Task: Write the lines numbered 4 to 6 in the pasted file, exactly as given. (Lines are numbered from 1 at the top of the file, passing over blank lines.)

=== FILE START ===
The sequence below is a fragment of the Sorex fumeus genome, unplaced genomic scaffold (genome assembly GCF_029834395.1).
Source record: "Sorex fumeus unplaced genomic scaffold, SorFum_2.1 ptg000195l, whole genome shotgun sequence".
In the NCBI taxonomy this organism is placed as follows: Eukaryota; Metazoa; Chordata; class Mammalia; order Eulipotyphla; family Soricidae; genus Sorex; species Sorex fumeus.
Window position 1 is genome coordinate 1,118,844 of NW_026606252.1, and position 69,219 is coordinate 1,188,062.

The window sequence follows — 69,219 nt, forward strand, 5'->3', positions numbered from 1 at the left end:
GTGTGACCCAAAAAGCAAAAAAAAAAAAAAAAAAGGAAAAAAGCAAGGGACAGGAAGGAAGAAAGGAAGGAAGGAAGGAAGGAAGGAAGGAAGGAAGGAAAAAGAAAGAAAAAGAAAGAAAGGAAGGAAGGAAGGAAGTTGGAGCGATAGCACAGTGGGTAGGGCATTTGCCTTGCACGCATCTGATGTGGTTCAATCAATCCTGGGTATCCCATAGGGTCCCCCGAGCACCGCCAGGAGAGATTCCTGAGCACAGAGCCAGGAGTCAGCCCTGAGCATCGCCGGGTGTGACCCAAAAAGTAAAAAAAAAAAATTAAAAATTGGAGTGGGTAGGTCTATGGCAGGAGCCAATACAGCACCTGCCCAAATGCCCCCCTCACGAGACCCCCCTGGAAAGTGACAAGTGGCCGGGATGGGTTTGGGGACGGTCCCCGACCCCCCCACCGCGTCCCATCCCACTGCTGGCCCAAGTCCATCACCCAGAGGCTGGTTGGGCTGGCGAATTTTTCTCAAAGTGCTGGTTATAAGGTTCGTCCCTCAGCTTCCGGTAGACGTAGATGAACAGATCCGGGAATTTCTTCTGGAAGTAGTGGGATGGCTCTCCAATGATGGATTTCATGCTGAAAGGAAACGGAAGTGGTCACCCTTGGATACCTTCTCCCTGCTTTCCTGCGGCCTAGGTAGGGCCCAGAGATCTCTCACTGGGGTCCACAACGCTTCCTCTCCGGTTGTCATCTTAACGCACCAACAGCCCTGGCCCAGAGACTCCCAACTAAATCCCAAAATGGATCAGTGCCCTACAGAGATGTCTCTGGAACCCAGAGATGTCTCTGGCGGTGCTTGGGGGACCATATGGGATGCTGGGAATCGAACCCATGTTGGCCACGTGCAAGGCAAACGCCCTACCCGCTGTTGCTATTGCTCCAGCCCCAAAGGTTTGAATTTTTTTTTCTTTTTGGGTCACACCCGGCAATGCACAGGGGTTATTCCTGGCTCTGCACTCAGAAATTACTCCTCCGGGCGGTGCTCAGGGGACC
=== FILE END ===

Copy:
Window position 1 is genome coordinate 1,118,844 of NW_026606252.1, and position 69,219 is coordinate 1,188,062.

The window sequence follows — 69,219 nt, forward strand, 5'->3', positions numbered from 1 at the left end:
GTGTGACCCAAAAAGCAAAAAAAAAAAAAAAAAAGGAAAAAAGCAAGGGACAGGAAGGAAGAAAGGAAGGAAGGAAGGAAGGAAGGAAGGAAGGAAGGAAAAAGAAAGAAAAAGAAAGAAAGGAAGGAAGGAAGGAAGTTGGAGCGATAGCACAGTGGGTAGGGCATTTGCCTTGCACGCATCTGATGTGGTTCAATCAATCCTGGGTATCCCATAGGGTCCCCCGAGCACCGCCAGGAGAGATTCCTGAGCACAGAGCCAGGAGTCAGCCCTGAGCATCGCCGGGTGTGACCCAAAAAGTAAAAAAAAAAAATTAAAAATTGGAGTGGGTAGGTCTATGGCAGGAGCCAATACAGCACCTGCCCAAATGCCCCCCTCACGAGACCCCCCTGGAAAGTGACAAGTGGCCGGGATGGGTTTGGGGACGGTCCCCGACCCCCCCACCGCGTCCCATCCCACTGCTGGCCCAAGTCCATCACCCAGAGGCTGGTTGGGCTGGCGAATTTTTCTCAAAGTGCTGGTTATAAGGTTCGTCCCTCAGCTTCCGGTAGACGTAGATGAACAGATCCGGGAATTTCTTCTGGAAGTAGTGGGATGGCTCTCCAATGATGGATTTCATGCTGAAAGGAAACGGAAGTGGTCACCCTTGGATACCTTCTCCCTGCTTTCCTGCGGCCTAGGTAGGGCCCAGAGATCTCTCACTGGGGTCCACAACGCTTCCTCTCCGGTTGTCATCTTAACGCACCAACAGCCCTGGCCCAGAGACTCCCAACTAAATCCCAAAATGGATCAGTGCCCTACAGAGATGTCTCTGGAACCCAGAGATGTCTCTGGCGGTGCTTGGGGGACCATATGGGATGCTGGGAATCGAACCCATGTTGGCCACGTGCAAGGCAAACGCCCTACCCGCTGTTGCTATTGCTCCAGCCCCAAAGGTTTGAATTTTTTTTTCTTTTTGGGTCACACCCGGCAATGCACAGGGGTTATTCCTGGCTCTGCACTCAGAAATTACTCCTCCGGGCGGTGCTCAGGGGACC